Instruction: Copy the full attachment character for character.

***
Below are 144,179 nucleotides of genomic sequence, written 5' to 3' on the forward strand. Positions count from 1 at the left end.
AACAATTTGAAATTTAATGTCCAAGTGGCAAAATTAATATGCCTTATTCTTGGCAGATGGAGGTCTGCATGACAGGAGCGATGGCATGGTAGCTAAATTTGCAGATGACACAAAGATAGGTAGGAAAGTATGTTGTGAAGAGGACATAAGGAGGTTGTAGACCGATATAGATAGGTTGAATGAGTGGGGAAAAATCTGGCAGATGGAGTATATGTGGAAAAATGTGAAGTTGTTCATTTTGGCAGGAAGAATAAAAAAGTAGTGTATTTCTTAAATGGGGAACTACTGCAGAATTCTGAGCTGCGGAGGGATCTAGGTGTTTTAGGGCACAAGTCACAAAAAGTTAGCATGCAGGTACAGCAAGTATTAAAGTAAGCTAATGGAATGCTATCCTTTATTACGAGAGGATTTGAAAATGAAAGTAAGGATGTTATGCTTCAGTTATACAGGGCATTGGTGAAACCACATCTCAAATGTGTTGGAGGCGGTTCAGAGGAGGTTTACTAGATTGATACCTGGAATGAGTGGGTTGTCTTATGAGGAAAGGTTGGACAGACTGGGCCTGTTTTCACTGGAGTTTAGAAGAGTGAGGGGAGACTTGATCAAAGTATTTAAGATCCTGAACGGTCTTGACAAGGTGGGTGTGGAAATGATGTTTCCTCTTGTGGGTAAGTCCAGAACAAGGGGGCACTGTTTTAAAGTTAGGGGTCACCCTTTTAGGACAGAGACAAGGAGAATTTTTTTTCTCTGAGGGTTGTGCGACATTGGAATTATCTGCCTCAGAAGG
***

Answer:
Below are 144,179 nucleotides of genomic sequence, written 5' to 3' on the forward strand. Positions count from 1 at the left end.
AACAATTTGAAATTTAATGTCCAAGTGGCAAAATTAATATGCCTTATTCTTGGCAGATGGAGGTCTGCATGACAGGAGCGATGGCATGGTAGCTAAATTTGCAGATGACACAAAGATAGGTAGGAAAGTATGTTGTGAAGAGGACATAAGGAGGTTGTAGACCGATATAGATAGGTTGAATGAGTGGGGAAAAATCTGGCAGATGGAGTATATGTGGAAAAATGTGAAGTTGTTCATTTTGGCAGGAAGAATAAAAAAGTAGTGTATTTCTTAAATGGGGAACTACTGCAGAATTCTGAGCTGCGGAGGGATCTAGGTGTTTTAGGGCACAAGTCACAAAAAGTTAGCATGCAGGTACAGCAAGTATTAAAGTAAGCTAATGGAATGCTATCCTTTATTACGAGAGGATTTGAAAATGAAAGTAAGGATGTTATGCTTCAGTTATACAGGGCATTGGTGAAACCACATCTCAAATGTGTTGGAGGCGGTTCAGAGGAGGTTTACTAGATTGATACCTGGAATGAGTGGGTTGTCTTATGAGGAAAGGTTGGACAGACTGGGCCTGTTTTCACTGGAGTTTAGAAGAGTGAGGGGAGACTTGATCAAAGTATTTAAGATCCTGAACGGTCTTGACAAGGTGGGTGTGGAAATGATGTTTCCTCTTGTGGGTAAGTCCAGAACAAGGGGGCACTGTTTTAAAGTTAGGGGTCACCCTTTTAGGACAGAGACAAGGAGAATTTTTTTTCTCTGAGGGTTGTGCGACATTGGAATTATCTGCCTCAGAAGG